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victims companies pii. although the hacker had a financial motive in demanding a ransom from the company, the customer pii he still was not destined for the black market. that data was of interest because, among the tens of thousands of customer names and e-mail accounts he stole, there were more than 1000 e-mail addresses that ended ultimately the use that information to produce a list of pii for proximally 1300 u.s. government civilian employees and u.s. military personnel. he provided information to a student-based isis member. a few months earlier hussein acting in the name of islamic state hacking division posted a kill list that reported to include the names and addresses of 100 members of the u.s. military. he wanted to help them create and disseminate a second kill list. and, in fact, soon after he received the information,
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hussein used twitter to publish the pii of all 1300 u.s. government and military customers of the company. in his tweet he threatened quote the crusaders who were conducting a bombing campaign against the muslims. doj charged a man with violations of the computer fraud and with conspiring to provide material support to isis. we were successful in obtaining his extradition from malaysia to the united states, and he ultimately pled guilty. september 2016, he was sentenced to 20 is in prison. he was also ordered to pay $50,000 in restitution to the company. even though the prosecution was public, the name of the company was never revealed. we are often asked why we would bring a case against foreign nationals located outside the u.s. well, for one, as those cases show, we may well get more than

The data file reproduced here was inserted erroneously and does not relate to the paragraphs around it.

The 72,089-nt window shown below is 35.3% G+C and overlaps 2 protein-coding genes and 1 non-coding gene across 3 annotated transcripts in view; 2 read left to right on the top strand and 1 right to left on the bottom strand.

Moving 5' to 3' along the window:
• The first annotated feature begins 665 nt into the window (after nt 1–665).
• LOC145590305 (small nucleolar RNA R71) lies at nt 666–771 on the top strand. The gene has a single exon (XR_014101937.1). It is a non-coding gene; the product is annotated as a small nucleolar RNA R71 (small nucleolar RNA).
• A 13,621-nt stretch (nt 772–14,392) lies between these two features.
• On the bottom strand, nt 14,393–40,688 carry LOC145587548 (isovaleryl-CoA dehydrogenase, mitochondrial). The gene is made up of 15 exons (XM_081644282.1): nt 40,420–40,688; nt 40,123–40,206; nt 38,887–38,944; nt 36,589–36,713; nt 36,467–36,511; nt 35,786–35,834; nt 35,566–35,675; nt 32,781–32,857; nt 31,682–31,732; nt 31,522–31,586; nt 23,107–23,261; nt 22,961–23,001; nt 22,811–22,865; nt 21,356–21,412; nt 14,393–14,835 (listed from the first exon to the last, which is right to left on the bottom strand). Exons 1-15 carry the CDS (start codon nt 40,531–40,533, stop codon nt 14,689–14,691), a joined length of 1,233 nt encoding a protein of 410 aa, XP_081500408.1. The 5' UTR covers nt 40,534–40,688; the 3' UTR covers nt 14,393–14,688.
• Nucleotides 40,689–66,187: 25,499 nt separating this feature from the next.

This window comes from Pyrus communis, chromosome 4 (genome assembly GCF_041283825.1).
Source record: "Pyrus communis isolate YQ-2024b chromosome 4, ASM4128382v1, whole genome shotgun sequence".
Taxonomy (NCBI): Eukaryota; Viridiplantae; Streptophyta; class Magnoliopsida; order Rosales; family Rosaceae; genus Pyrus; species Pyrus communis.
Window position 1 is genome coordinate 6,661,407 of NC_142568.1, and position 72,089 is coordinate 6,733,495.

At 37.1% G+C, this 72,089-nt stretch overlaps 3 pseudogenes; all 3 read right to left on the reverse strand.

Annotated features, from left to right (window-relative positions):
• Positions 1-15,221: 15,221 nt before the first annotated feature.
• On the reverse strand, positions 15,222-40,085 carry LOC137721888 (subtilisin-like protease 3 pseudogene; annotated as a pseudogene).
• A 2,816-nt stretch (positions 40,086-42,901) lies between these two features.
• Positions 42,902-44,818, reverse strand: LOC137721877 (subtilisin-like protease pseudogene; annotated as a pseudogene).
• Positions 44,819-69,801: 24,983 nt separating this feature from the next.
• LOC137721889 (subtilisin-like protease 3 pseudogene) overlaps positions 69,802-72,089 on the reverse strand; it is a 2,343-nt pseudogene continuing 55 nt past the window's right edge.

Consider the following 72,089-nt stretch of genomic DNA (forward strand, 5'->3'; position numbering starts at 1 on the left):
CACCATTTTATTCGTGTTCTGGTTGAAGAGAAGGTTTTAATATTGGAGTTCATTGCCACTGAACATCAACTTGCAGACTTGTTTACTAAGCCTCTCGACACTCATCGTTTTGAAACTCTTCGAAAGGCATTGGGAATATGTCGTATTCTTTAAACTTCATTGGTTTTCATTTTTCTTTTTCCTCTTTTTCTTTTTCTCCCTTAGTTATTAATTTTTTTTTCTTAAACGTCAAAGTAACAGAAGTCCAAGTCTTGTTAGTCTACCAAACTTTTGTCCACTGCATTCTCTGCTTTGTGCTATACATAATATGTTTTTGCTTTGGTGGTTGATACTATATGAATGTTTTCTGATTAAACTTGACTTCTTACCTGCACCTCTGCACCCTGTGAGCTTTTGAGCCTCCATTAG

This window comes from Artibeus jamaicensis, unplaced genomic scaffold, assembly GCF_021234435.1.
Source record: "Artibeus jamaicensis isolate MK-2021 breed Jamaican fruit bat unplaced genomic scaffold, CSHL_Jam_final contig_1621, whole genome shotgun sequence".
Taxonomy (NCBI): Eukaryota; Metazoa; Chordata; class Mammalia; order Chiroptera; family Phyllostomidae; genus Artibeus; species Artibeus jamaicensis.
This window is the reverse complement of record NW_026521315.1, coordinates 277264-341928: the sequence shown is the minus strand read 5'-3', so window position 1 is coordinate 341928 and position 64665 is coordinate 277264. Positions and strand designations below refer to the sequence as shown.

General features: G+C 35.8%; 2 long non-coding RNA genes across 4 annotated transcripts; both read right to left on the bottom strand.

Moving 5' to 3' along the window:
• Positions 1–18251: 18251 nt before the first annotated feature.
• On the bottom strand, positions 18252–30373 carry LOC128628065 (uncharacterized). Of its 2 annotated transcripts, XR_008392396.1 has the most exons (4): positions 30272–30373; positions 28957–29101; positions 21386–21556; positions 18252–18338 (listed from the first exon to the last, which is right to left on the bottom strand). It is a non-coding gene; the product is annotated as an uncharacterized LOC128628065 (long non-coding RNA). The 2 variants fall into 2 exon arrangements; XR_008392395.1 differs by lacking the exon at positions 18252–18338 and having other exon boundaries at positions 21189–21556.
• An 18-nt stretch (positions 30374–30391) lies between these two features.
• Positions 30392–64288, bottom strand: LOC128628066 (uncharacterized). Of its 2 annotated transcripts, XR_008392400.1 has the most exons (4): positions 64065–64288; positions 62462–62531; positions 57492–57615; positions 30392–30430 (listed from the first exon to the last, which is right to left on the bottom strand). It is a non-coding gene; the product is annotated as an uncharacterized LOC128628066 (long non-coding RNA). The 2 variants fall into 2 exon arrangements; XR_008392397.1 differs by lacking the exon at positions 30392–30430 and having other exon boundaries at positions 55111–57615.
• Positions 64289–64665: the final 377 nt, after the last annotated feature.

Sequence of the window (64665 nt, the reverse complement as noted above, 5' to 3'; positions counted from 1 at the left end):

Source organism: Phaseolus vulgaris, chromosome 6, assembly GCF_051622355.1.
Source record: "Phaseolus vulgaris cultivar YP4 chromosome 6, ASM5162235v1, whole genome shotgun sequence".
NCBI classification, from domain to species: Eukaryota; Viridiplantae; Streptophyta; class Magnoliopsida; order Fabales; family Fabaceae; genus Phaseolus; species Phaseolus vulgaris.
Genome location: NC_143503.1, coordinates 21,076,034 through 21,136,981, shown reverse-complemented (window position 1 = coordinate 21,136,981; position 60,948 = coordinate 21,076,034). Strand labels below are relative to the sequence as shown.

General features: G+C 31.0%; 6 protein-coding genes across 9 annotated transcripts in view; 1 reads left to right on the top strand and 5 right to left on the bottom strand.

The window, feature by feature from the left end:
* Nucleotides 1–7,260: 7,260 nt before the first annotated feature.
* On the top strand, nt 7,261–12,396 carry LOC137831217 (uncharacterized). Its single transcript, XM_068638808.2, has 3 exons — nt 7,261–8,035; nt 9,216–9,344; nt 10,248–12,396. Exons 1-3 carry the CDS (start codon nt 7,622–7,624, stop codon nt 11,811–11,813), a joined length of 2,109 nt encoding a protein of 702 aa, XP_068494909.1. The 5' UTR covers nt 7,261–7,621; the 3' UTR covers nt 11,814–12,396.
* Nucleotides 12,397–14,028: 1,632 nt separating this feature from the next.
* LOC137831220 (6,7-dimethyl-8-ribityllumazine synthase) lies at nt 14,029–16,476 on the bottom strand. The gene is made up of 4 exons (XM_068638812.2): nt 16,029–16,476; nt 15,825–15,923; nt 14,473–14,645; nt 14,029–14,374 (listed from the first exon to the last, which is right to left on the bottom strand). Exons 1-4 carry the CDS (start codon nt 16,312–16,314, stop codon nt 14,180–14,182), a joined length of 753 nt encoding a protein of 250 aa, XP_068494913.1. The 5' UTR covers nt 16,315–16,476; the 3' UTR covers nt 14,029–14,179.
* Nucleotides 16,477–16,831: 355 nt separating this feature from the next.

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one of them. the u.s. government has extradition agreements with more than 100 countries so it is not enough for those defendants to forgo a visit to disney world. for the rest of their lives they will be unable to travel to more than half the countries in the world without fear of arrest and extradition to the united states. second, the investigation and charges can assist of the parts of the government in bringing their authorities to bear. for instance, treasury's office afford controls can designate and charge individuals or entities under an executive order that authorizes blocking the property of persons engaged in significant volitions cyber enabled activities. ensuring that the perpetrators will be financially isolated from the world. when we brought charges two months ago against the founders and employees of the iranian institute at hacked more than 300 american and foreign